Just like private individuals, businesses in the Toledo area can fall into trouble with the Internal Revenue Service, or IRS. The IRS is responsible for collecting income taxes, payroll taxes and other revenue owed to the United States.
Sometimes, the issue is that the business has fallen on hard times and just has not stayed caught up on paying income taxes or payroll taxes, and the IRS is taking collection actions.
In other cases, the business may have made an honest mistake that nonetheless leaves the business with a hefty an surprise tax bill. In still other cases, there may be a dispute about the business’s tax liability that may require litigation to resolve.
Not matter the reason, sometimes the IRS will claim that a business owes hundreds of thousands or even millions of dollars in taxes, penalties and interest.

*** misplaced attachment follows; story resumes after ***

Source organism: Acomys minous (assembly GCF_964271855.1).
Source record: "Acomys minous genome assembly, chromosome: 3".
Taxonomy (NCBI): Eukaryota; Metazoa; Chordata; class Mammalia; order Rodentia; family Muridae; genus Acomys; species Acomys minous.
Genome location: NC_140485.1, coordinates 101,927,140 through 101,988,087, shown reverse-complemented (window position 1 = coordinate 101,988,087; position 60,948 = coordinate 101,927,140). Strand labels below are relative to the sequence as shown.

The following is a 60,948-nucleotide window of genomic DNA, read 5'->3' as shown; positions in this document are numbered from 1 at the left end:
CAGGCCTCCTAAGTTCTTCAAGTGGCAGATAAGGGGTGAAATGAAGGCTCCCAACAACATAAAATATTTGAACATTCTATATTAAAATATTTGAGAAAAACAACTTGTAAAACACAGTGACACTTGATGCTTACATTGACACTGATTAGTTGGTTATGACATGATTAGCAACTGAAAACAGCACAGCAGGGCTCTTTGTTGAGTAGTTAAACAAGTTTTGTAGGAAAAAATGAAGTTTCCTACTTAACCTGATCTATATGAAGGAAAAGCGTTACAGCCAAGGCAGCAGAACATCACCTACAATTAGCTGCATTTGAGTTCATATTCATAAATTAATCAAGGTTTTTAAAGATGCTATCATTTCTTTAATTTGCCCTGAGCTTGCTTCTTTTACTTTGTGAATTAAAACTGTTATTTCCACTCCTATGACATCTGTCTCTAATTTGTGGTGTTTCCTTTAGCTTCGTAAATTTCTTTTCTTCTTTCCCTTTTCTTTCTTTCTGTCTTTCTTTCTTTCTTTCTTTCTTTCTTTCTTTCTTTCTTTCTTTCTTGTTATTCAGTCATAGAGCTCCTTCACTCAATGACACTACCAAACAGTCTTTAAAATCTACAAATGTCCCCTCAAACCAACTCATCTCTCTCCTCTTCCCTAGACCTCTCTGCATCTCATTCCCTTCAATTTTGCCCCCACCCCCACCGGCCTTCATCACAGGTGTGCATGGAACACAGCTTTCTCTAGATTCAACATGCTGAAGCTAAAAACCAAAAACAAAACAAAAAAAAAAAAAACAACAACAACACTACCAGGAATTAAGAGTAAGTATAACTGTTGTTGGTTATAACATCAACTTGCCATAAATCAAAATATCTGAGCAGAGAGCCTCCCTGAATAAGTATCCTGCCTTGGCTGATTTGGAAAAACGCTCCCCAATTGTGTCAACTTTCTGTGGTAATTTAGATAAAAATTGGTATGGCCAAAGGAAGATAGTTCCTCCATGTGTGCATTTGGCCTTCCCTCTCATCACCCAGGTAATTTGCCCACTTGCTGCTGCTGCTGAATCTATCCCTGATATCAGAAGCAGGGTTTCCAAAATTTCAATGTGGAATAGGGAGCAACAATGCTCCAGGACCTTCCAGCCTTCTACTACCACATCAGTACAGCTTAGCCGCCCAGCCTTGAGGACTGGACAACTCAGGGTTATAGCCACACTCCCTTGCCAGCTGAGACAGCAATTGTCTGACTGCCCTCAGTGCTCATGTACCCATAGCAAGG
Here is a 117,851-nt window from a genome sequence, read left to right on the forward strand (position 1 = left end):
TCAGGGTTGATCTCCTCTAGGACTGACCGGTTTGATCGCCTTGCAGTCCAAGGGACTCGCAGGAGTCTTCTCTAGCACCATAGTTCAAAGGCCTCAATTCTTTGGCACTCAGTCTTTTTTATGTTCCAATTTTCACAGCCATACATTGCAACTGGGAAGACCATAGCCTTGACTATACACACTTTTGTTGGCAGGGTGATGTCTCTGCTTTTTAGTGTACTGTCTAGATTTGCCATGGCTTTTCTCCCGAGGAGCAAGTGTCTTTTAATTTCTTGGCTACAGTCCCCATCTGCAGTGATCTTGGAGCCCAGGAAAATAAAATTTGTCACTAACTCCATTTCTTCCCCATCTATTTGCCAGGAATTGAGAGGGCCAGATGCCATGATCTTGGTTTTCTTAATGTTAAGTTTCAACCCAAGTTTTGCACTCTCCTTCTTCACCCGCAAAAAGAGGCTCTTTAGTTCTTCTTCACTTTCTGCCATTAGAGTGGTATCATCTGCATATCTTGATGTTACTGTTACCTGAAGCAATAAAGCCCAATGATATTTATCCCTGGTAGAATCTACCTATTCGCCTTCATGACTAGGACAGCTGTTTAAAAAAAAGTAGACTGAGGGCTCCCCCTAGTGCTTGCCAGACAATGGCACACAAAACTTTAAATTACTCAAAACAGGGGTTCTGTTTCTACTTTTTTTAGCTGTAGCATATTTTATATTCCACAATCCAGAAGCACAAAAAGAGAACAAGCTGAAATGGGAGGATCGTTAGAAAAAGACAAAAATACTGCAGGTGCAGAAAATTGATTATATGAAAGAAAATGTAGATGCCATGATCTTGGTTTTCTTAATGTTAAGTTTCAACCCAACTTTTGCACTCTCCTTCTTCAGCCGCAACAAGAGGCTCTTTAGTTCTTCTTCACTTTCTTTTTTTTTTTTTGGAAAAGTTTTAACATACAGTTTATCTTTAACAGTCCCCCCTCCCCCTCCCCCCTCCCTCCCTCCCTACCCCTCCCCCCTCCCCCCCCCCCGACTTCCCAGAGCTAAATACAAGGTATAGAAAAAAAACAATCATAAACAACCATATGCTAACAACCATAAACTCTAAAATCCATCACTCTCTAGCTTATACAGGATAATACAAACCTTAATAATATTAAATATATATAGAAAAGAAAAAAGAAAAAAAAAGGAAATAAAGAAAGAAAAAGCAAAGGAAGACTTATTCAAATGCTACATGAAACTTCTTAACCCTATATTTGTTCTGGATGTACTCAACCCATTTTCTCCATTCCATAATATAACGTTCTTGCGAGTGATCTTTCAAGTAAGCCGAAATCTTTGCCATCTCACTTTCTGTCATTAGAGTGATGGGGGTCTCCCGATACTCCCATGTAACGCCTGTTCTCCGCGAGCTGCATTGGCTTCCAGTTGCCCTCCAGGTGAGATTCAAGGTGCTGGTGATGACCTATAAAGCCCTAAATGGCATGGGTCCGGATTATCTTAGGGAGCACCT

The IRS also has lots of collection tools at its disposal which can quickly cripple a business if the IRS believes the business owes taxes.
A business does not just have to accept the IRS’s decisions about taxes
While it can be scary for smaller to mid-sized Ohio businesses to have to deal with the IRS, they should remember they do not have to take the agency’s decision at face value.
For instance, in some cases, it may make since to send a protest to the proper appeals office within the IRS. This office works independently from the IRS agent which originally made the decision with which the taxpayer disagrees.
Even if a business does not want to try an internal appeal, the business may decide to petition the United States Tax Court. The Tax Court is specially established in order to resolve disputes between taxpayers and the IRS.
It has its own set of rules and procedures which those who wish to use it must follow. These procedures include some strict deadlines which, if not met, can lead to the loss of important legal rights.
Appealing an unfavorable decision is a complicated process which a business must correctly follow. It may be helpful for the business to seek out assistance when lodging a formal challenge to a decision by the IRS.